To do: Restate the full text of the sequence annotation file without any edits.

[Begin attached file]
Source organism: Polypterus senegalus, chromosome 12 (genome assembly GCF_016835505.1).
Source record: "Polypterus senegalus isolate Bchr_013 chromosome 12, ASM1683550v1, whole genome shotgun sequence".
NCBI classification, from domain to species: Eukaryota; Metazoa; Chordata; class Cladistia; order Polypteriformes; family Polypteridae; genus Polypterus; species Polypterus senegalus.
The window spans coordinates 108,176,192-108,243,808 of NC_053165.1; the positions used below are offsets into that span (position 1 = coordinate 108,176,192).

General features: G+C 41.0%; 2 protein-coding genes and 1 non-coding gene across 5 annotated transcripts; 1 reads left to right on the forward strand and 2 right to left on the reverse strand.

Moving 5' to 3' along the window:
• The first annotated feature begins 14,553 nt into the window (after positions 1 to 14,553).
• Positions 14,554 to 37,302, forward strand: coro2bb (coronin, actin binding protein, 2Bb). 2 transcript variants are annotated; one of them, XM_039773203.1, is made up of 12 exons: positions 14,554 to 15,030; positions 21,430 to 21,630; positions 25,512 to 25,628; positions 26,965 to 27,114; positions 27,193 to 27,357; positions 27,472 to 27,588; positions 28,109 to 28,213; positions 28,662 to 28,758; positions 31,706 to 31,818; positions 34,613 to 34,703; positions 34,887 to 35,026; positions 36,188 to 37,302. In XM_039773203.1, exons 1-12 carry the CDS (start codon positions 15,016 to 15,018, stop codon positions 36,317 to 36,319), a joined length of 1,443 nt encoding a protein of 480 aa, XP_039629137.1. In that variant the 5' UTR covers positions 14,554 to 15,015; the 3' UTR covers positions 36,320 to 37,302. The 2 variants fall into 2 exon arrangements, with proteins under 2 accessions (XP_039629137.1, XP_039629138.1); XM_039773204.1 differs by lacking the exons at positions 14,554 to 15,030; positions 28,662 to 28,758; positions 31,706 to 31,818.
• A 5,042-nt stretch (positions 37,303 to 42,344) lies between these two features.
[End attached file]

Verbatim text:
Source organism: Polypterus senegalus, chromosome 12 (genome assembly GCF_016835505.1).
Source record: "Polypterus senegalus isolate Bchr_013 chromosome 12, ASM1683550v1, whole genome shotgun sequence".
NCBI classification, from domain to species: Eukaryota; Metazoa; Chordata; class Cladistia; order Polypteriformes; family Polypteridae; genus Polypterus; species Polypterus senegalus.
The window spans coordinates 108,176,192-108,243,808 of NC_053165.1; the positions used below are offsets into that span (position 1 = coordinate 108,176,192).

General features: G+C 41.0%; 2 protein-coding genes and 1 non-coding gene across 5 annotated transcripts; 1 reads left to right on the forward strand and 2 right to left on the reverse strand.

Moving 5' to 3' along the window:
• The first annotated feature begins 14,553 nt into the window (after positions 1 to 14,553).
• Positions 14,554 to 37,302, forward strand: coro2bb (coronin, actin binding protein, 2Bb). 2 transcript variants are annotated; one of them, XM_039773203.1, is made up of 12 exons: positions 14,554 to 15,030; positions 21,430 to 21,630; positions 25,512 to 25,628; positions 26,965 to 27,114; positions 27,193 to 27,357; positions 27,472 to 27,588; positions 28,109 to 28,213; positions 28,662 to 28,758; positions 31,706 to 31,818; positions 34,613 to 34,703; positions 34,887 to 35,026; positions 36,188 to 37,302. In XM_039773203.1, exons 1-12 carry the CDS (start codon positions 15,016 to 15,018, stop codon positions 36,317 to 36,319), a joined length of 1,443 nt encoding a protein of 480 aa, XP_039629137.1. In that variant the 5' UTR covers positions 14,554 to 15,015; the 3' UTR covers positions 36,320 to 37,302. The 2 variants fall into 2 exon arrangements, with proteins under 2 accessions (XP_039629137.1, XP_039629138.1); XM_039773204.1 differs by lacking the exons at positions 14,554 to 15,030; positions 28,662 to 28,758; positions 31,706 to 31,818.
• A 5,042-nt stretch (positions 37,303 to 42,344) lies between these two features.